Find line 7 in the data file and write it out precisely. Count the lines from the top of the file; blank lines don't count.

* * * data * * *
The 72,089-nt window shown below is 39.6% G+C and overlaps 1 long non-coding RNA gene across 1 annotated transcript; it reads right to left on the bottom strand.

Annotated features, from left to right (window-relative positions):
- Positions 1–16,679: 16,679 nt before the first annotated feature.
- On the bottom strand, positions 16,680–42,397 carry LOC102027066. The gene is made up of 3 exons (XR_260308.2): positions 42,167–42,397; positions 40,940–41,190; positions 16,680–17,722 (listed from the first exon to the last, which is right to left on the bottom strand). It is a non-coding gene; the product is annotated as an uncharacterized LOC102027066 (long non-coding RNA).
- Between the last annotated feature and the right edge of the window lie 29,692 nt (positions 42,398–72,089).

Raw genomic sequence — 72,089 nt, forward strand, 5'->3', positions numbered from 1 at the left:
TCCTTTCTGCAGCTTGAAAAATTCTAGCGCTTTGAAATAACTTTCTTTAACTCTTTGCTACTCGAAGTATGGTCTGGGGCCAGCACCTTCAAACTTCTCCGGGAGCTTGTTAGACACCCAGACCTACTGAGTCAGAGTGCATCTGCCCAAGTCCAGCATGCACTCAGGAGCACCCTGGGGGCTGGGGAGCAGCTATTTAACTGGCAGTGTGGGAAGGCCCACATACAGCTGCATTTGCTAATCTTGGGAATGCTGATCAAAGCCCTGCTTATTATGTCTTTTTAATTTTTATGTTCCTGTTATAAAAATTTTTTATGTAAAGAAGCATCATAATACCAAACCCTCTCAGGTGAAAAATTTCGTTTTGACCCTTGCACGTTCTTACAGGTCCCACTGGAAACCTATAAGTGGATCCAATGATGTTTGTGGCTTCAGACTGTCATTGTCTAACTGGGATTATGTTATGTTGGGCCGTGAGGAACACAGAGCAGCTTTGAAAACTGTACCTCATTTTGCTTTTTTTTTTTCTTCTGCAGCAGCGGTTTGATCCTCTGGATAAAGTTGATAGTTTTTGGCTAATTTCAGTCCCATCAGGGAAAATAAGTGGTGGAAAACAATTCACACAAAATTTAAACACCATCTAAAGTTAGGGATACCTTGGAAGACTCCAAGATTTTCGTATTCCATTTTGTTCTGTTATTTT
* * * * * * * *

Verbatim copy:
TCCTTTCTGCAGCTTGAAAAATTCTAGCGCTTTGAAATAACTTTCTTTAACTCTTTGCTACTCGAAGTATGGTCTGGGGCCAGCACCTTCAAACTTCTCCGGGAGCTTGTTAGACACCCAGACCTACTGAGTCAGAGTGCATCTGCCCAAGTCCAGCATGCACTCAGGAGCACCCTGGGGGCTGGGGAGCAGCTATTTAACTGGCAGTGTGGGAAGGCCCACATACAGCTGCATTTGCTAATCTTGGGAATGCTGATCAAAGCCCTGCTTATTATGTCTTTTTAATTTTTATGTTCCTGTTATAAAAATTTTTTATGTAAAGAAGCATCATAATACCAAACCCTCTCAGGTGAAAAATTTCGTTTTGACCCTTGCACGTTCTTACAGGTCCCACTGGAAACCTATAAGTGGATCCAATGATGTTTGTGGCTTCAGACTGTCATTGTCTAACTGGGATTATGTTATGTTGGGCCGTGAGGAACACAGAGCAGCTTTGAAAACTGTACCTCATTTTGCTTTTTTTTTTTCTTCTGCAGCAGCGGTTTGATCCTCTGGATAAAGTTGATAGTTTTTGGCTAATTTCAGTCCCATCAGGGAAAATAAGTGGTGGAAAACAATTCACACAAAATTTAAACACCATCTAAAGTTAGGGATACCTTGGAAGACTCCAAGATTTTCGTATTCCATTTTGTTCTGTTATTTT